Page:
360 with hydraulic lifters, the crankshaft wit a ratchet and socket to get each valve closed. When lifter is at bottom turn the valve adjuster out to where you have free movement then turn adjuster till the rocker arm touches the lifter, then turn the adjuster in three quarters of a turn, and that valve is adjusted. No other clearance is required on hydraulic lifters. Do this with each valve in turn as each piston comes to top dead center using the firing order as a guide. When #1 piston is up to top dead center, both valves are closed. Adjust intake and exhaust at this time. Then the next in the firing order. The firing order can be found on the intake as is each cylinder marked with it's number. If it were a Chevy small block, for example only, firing order is 1-8-4-3-6-5-7-2. I would bring # 1 cylinder up to top dead center on compression stroke by removing that spark plug and stick my finger in the hole and crank the engine till I felt my finger being pushed away with compression, then bring that piston up till the timing mark was on the "0" of the timing tab at drivers side of the harmonic balancer on the crank. Adjust both valves on #1 cylinder and then turn the crank until both valves of #8 cylinder were free moving at the rocker. Then to the next in order of fire. I would turn each adjuster out at least one full turn before starting this procedure, then adjust them in order of firing starting with #1. It isn't hard, just takes time to do it right.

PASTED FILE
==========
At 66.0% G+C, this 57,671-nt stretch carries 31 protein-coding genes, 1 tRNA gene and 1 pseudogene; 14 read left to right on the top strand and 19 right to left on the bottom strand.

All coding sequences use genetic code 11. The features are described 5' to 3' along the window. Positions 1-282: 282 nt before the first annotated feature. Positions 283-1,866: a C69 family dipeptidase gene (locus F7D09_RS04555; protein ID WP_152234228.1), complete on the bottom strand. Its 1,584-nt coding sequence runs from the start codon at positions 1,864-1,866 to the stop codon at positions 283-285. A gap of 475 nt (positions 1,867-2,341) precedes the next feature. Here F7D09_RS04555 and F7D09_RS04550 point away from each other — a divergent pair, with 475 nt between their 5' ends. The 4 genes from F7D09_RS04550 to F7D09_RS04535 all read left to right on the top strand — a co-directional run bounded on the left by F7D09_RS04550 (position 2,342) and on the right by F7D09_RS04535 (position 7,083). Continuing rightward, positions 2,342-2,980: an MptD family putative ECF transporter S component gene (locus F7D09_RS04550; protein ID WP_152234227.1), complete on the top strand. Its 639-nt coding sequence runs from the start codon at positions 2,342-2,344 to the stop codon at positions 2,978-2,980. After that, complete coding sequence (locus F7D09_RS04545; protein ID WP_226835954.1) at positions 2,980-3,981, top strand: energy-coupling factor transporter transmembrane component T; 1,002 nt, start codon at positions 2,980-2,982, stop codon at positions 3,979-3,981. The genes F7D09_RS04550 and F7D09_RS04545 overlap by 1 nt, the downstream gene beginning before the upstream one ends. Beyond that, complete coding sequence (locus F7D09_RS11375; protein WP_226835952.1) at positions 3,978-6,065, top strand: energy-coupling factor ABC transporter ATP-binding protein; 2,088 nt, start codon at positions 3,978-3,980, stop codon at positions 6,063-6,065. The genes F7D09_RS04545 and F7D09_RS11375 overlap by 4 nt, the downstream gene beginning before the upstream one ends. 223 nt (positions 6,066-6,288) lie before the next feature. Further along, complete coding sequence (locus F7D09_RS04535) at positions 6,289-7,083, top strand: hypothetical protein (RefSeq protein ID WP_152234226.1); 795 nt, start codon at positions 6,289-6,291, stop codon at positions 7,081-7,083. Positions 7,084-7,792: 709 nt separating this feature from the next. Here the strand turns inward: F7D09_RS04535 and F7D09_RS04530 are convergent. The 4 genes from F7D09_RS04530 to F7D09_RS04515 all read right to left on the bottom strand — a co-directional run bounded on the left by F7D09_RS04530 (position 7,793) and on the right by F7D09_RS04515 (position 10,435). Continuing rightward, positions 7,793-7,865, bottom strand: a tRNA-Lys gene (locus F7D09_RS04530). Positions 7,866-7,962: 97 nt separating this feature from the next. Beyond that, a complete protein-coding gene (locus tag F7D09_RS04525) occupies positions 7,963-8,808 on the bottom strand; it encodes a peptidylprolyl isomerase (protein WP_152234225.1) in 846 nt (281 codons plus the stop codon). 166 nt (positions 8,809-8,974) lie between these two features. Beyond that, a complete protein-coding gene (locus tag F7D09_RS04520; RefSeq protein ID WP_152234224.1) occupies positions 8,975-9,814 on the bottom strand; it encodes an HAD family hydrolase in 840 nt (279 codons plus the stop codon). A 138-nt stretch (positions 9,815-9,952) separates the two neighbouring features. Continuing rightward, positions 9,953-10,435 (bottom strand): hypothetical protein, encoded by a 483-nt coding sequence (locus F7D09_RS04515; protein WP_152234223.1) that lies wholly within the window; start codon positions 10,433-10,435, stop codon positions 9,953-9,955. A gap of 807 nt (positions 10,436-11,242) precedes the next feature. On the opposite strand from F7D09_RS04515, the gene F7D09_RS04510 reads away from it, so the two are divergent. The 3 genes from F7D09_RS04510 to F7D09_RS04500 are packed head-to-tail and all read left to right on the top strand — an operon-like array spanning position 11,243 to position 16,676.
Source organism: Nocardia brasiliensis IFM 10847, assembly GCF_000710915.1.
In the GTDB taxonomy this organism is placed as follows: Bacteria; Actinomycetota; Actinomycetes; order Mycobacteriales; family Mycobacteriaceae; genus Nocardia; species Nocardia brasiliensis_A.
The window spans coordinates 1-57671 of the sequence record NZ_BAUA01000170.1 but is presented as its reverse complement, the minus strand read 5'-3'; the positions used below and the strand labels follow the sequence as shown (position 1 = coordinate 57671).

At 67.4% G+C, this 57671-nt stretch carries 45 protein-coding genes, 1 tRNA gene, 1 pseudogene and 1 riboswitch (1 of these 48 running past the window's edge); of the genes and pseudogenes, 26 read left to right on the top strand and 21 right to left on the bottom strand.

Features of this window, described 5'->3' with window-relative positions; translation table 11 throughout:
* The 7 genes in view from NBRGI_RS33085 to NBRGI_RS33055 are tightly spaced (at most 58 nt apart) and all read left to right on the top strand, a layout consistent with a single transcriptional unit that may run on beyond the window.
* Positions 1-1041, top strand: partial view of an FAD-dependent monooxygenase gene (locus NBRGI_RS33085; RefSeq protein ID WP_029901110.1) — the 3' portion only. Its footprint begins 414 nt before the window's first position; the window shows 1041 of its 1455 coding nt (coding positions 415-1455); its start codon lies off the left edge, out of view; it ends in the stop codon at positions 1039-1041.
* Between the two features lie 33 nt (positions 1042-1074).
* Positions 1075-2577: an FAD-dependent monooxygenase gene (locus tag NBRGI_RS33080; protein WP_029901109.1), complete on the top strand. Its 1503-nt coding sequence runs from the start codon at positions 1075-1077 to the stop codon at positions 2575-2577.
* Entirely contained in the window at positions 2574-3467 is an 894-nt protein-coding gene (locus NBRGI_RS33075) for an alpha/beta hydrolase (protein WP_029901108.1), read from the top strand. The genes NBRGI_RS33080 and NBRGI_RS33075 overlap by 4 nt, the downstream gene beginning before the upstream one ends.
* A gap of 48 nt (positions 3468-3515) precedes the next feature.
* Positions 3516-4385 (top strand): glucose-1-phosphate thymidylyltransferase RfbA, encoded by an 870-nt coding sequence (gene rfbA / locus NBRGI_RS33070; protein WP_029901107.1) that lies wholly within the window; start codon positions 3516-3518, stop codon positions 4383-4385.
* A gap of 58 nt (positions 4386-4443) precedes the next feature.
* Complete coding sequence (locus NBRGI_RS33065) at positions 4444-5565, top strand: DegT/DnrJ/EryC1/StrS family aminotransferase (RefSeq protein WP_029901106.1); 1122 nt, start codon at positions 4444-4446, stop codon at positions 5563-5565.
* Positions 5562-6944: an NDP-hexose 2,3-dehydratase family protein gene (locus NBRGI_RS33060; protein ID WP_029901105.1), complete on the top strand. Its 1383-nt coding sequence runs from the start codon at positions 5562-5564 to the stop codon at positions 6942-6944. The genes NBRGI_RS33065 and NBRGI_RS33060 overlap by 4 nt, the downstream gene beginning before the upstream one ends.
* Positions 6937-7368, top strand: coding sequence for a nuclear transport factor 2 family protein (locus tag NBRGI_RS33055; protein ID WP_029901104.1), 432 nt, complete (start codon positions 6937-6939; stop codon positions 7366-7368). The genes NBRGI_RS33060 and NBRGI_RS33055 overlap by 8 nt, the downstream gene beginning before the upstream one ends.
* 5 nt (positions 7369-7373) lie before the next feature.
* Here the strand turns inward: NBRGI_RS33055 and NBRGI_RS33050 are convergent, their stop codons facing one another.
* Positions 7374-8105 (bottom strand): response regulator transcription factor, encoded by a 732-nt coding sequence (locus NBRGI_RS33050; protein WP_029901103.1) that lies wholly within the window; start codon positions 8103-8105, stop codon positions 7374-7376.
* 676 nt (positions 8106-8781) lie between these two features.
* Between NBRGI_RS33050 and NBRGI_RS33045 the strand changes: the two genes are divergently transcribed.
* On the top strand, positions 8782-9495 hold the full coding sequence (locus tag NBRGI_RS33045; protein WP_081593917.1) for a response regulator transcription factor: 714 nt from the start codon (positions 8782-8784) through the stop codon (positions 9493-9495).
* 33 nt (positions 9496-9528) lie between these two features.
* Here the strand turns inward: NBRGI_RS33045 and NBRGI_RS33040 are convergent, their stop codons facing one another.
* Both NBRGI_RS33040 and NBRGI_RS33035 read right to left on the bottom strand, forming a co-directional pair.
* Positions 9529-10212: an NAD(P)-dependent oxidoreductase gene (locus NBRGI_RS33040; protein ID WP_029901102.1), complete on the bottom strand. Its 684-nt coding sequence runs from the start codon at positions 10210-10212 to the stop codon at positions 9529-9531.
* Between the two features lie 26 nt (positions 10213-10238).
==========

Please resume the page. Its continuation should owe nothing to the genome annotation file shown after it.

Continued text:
Back off on all the rocker arms and check to make sure you didn't bend any push rods then make sure you are starting on #1 Cylinder and readjust, when it starts you can finish the adjustment by backing off rocker arm nut till you here it TICK than tightentill TICK IS GONE. I do not have info on the fireing order for primary adjustment but you should be able to find on line complete instructions, Go to ASK.COM and ask for Chev 350 Valve Adjustment their are several to choose from and even YOUTUBE Videos on it.
Its not realy a torque its a clerance in ths of an inch the intake are 14 ths to 16 ths real tight and the exhust valves are 15 ths loose to 17 ths real tight I have a 2.9 so your will be close likely the same but it needs to be done in sequence the cam shaht has to be just atarting to push up on the valve stem to make this adjustment its usely the firing order that needs to be followed its called valve lash adjustment and you should check for the 3.O JUST TO MAKE SURE ITS THE SAME AS THE 2.9